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AMTA axes executive director, training manager

CALGARY, Alta. - In a surprising development, the Alberta Motor Transport Association (AMTA) is once again searching for new leadership. AMTA president Wayne Pedersen told Truck West that executive director Kim Royal is no longer with the associat...


CALGARY, Alta. – In a surprising development, the Alberta Motor Transport Association (AMTA) is once again searching for new leadership. AMTA president Wayne Pedersen told Truck West that executive director Kim Royal is no longer with the association because “basically at the board we looked at where we’ve been, where we are today and where we want to go and he didn’t fit into those plans.”

Just one day prior to this development, Spencer Hempstock, the association’s manager of injury reduction and training was let go. Hempstock worked out of the AMTA’s Edmonton office. Pedersen said the two decisions weren’t directly related.

He also told Truck West the search for Royal’s replacement is now underway. In the meantime, member inquiries should be directed to the association’s office at 403-243-4161.

“We at the AMTA are looking forward to serving our membership and facing new challenges in 2005. Our continuing goal is to represent the highway transportation industry in a responsible manner and remain accountable to our membership,” Pedersen said in members release.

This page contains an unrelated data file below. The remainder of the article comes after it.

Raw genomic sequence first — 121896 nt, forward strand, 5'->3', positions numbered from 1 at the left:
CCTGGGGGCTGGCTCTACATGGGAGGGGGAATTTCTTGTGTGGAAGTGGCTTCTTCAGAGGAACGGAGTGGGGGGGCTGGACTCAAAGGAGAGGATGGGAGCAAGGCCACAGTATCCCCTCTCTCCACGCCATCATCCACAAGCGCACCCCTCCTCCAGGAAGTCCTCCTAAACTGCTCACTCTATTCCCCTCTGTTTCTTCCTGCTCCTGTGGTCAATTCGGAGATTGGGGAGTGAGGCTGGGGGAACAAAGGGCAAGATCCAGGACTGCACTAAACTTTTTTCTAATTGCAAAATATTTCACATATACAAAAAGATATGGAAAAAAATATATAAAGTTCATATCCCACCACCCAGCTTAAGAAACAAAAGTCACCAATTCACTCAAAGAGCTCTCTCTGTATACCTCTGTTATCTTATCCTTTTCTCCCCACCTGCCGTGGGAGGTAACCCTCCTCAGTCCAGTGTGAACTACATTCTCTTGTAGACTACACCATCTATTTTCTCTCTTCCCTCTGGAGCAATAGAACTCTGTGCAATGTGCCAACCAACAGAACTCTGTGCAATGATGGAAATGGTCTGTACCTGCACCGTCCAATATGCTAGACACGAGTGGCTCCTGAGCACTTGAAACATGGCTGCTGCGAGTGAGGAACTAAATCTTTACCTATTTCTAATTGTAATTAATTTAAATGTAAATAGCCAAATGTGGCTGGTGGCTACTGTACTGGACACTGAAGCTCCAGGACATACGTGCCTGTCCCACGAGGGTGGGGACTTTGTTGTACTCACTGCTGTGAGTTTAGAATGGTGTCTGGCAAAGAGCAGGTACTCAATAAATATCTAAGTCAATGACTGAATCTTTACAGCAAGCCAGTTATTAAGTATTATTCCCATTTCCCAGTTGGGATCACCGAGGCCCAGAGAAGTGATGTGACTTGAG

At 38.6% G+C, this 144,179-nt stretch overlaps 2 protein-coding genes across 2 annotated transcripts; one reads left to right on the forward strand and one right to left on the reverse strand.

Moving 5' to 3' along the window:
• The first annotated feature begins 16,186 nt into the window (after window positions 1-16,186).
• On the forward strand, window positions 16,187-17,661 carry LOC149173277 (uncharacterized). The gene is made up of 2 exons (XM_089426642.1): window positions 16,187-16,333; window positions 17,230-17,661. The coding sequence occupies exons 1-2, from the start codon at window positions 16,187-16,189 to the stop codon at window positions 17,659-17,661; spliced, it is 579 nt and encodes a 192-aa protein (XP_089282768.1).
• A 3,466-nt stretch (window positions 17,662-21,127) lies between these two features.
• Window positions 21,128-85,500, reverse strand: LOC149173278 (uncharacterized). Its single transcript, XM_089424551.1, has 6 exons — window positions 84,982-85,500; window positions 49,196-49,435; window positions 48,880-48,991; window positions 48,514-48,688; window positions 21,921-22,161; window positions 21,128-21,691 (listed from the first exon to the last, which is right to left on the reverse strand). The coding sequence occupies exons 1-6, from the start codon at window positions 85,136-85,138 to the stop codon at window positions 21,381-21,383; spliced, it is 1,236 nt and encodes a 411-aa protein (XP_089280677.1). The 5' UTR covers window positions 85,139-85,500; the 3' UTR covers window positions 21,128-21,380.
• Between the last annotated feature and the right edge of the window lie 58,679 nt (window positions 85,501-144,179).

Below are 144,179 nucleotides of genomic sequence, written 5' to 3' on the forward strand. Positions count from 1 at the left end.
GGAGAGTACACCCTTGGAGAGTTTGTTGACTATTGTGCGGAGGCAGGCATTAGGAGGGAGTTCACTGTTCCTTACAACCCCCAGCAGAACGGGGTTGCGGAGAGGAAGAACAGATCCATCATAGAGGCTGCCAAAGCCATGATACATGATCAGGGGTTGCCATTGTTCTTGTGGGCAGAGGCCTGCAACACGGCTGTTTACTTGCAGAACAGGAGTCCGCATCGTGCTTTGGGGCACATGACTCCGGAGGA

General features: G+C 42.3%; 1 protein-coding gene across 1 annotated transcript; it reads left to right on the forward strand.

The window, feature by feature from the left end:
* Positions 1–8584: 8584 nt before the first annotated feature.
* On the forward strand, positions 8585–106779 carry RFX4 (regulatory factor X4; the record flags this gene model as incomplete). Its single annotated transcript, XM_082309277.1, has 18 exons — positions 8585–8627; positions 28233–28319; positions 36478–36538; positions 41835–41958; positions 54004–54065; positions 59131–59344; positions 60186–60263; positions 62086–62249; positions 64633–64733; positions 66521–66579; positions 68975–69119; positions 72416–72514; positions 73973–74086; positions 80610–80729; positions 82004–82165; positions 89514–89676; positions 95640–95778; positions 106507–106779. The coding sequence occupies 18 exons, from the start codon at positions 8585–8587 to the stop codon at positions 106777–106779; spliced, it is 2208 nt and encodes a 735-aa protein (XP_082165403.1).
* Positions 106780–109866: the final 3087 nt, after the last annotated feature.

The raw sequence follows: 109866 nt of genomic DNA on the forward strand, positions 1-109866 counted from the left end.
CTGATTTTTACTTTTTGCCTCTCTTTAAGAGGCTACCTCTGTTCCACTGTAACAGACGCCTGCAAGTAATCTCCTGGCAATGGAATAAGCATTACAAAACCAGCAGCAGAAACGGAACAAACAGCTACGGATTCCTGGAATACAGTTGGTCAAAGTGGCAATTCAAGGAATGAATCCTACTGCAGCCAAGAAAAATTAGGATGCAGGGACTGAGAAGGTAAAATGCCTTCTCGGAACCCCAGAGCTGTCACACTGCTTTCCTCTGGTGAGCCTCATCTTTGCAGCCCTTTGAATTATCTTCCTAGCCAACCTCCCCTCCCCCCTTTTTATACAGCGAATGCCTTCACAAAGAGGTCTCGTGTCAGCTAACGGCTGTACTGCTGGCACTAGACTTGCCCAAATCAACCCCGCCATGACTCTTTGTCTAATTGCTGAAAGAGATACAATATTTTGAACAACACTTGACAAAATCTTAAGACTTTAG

He then told Truck West “We have a great staff and we’re looking forward to providing a better product to our members in the future.”

Royal was named executive director of the AMTA in January, 2002 when he replaced interim leader Sharon Johnson. She was filling in for former executive director Lane Kranenburg, who resigned from the post due to health reasons.

In a recent interview with Truck West, Royal was asked what the association’s main accomplishments were while under his watch.

“The most important item is the coming of age of AMTA as an organization,” he responded. “Although the process was started before I joined AMTA, the amalgamation of ATA and ATISA has meant merging cultures together so the new organization functions as a single entity. We are farther down the path today than we were two years ago and we will continue to see improvements as time passes.”


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